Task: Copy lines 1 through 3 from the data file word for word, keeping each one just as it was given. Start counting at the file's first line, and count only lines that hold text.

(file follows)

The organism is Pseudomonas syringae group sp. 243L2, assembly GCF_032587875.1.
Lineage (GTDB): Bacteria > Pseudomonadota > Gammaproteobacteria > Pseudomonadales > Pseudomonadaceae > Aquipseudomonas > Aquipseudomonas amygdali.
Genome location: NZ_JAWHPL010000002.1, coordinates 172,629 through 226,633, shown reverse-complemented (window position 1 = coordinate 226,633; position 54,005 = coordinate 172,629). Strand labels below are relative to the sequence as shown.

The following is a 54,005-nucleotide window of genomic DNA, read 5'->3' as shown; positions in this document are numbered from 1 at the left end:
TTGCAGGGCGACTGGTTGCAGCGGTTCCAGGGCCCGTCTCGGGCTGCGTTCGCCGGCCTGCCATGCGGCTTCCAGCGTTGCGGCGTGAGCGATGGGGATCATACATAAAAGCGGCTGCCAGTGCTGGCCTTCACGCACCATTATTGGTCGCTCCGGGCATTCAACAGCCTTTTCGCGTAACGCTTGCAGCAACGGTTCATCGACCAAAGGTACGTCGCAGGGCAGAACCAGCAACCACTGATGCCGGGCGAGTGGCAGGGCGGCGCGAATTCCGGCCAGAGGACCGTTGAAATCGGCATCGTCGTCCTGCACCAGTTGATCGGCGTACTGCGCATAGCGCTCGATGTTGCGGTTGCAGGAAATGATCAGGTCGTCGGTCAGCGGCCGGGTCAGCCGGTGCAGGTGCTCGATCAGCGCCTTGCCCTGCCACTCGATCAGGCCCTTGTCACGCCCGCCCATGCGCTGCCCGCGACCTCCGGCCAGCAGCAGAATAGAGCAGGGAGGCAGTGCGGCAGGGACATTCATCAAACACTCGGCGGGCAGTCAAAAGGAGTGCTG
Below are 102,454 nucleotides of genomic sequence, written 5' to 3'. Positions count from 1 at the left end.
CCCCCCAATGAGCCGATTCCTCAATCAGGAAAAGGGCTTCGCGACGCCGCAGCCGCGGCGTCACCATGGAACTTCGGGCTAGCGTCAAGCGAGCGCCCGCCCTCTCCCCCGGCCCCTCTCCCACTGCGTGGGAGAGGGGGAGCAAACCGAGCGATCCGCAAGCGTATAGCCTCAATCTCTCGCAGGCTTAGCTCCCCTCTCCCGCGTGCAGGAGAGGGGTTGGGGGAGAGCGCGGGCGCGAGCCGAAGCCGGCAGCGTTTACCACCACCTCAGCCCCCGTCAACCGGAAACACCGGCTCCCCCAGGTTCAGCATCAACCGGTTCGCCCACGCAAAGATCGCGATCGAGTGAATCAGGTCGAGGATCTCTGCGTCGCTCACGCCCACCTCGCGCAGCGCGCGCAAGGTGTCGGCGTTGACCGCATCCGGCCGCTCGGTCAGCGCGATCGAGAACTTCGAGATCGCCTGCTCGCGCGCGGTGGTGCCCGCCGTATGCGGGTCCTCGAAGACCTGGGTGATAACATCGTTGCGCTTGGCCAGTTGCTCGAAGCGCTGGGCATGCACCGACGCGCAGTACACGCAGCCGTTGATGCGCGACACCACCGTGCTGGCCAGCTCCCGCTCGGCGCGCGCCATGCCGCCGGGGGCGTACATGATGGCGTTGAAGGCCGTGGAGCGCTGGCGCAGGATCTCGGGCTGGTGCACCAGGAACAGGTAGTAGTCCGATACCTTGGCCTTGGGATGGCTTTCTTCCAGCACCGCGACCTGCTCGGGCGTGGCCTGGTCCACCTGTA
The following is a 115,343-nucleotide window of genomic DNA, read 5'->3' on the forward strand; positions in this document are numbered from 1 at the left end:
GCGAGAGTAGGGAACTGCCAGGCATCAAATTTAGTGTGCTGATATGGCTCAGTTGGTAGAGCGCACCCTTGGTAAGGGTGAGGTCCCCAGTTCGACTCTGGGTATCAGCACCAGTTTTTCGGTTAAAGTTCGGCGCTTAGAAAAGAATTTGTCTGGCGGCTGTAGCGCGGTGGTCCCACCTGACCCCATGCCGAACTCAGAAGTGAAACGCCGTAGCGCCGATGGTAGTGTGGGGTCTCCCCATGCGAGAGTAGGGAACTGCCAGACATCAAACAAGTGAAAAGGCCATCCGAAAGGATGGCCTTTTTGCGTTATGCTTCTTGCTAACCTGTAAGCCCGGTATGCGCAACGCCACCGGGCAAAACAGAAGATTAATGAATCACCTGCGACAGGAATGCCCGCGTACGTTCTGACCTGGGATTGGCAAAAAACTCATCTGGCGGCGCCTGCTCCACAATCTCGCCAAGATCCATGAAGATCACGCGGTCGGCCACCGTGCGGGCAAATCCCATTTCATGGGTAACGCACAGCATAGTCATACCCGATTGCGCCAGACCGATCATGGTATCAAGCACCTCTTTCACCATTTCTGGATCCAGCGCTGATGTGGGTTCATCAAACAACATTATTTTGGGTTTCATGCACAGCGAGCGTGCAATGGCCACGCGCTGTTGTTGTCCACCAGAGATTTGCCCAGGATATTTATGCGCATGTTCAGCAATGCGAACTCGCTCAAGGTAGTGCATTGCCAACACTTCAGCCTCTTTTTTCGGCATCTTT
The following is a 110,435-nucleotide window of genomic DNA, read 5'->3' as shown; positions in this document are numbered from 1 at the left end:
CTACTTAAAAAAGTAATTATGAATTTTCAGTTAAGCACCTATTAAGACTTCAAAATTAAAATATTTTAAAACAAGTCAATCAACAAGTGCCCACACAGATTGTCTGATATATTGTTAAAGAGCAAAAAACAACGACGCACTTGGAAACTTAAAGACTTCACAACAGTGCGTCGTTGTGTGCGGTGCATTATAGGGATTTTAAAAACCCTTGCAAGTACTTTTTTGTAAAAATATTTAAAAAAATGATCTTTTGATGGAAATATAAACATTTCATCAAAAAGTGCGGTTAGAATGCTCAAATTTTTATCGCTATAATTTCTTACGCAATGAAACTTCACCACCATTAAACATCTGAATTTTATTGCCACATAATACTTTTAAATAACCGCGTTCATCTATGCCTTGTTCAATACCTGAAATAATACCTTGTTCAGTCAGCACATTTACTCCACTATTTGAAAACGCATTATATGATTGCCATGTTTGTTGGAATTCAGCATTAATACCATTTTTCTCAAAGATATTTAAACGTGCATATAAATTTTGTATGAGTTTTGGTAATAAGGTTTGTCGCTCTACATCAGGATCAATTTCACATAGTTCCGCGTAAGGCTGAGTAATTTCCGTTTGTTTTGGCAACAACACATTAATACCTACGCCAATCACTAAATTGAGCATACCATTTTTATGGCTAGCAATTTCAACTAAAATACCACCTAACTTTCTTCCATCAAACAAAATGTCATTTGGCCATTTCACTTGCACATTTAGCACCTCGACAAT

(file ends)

The organism is Pseudomonas syringae group sp. 243L2, assembly GCF_032587875.1.
Lineage (GTDB): Bacteria > Pseudomonadota > Gammaproteobacteria > Pseudomonadales > Pseudomonadaceae > Aquipseudomonas > Aquipseudomonas amygdali.
Genome location: NZ_JAWHPL010000002.1, coordinates 172,629 through 226,633, shown reverse-complemented (window position 1 = coordinate 226,633; position 54,005 = coordinate 172,629). Strand labels below are relative to the sequence as shown.